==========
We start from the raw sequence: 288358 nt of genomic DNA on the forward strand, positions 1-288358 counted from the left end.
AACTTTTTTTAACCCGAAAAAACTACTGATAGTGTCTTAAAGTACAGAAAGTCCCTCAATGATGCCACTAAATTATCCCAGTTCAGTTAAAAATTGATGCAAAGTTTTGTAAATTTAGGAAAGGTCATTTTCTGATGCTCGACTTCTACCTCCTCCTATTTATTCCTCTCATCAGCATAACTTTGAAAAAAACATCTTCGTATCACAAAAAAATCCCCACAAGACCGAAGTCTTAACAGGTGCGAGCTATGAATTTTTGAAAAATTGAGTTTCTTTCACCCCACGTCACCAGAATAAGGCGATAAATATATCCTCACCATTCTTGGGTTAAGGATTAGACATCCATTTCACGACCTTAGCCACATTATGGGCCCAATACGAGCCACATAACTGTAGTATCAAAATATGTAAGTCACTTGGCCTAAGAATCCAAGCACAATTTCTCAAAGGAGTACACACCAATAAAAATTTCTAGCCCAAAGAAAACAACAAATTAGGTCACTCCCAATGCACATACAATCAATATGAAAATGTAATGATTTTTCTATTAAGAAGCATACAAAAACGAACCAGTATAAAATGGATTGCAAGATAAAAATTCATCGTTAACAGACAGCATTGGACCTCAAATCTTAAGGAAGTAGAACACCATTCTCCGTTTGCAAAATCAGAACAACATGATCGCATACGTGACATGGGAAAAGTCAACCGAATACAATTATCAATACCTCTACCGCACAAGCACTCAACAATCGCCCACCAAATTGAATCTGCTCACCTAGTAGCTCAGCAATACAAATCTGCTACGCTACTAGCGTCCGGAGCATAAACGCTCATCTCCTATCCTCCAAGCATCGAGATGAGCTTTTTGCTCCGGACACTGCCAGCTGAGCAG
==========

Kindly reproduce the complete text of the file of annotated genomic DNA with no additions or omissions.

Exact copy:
We start from the raw sequence: 288358 nt of genomic DNA on the forward strand, positions 1-288358 counted from the left end.
AACTTTTTTTAACCCGAAAAAACTACTGATAGTGTCTTAAAGTACAGAAAGTCCCTCAATGATGCCACTAAATTATCCCAGTTCAGTTAAAAATTGATGCAAAGTTTTGTAAATTTAGGAAAGGTCATTTTCTGATGCTCGACTTCTACCTCCTCCTATTTATTCCTCTCATCAGCATAACTTTGAAAAAAACATCTTCGTATCACAAAAAAATCCCCACAAGACCGAAGTCTTAACAGGTGCGAGCTATGAATTTTTGAAAAATTGAGTTTCTTTCACCCCACGTCACCAGAATAAGGCGATAAATATATCCTCACCATTCTTGGGTTAAGGATTAGACATCCATTTCACGACCTTAGCCACATTATGGGCCCAATACGAGCCACATAACTGTAGTATCAAAATATGTAAGTCACTTGGCCTAAGAATCCAAGCACAATTTCTCAAAGGAGTACACACCAATAAAAATTTCTAGCCCAAAGAAAACAACAAATTAGGTCACTCCCAATGCACATACAATCAATATGAAAATGTAATGATTTTTCTATTAAGAAGCATACAAAAACGAACCAGTATAAAATGGATTGCAAGATAAAAATTCATCGTTAACAGACAGCATTGGACCTCAAATCTTAAGGAAGTAGAACACCATTCTCCGTTTGCAAAATCAGAACAACATGATCGCATACGTGACATGGGAAAAGTCAACCGAATACAATTATCAATACCTCTACCGCACAAGCACTCAACAATCGCCCACCAAATTGAATCTGCTCACCTAGTAGCTCAGCAATACAAATCTGCTACGCTACTAGCGTCCGGAGCATAAACGCTCATCTCCTATCCTCCAAGCATCGAGATGAGCTTTTTGCTCCGGACACTGCCAGCTGAGCAG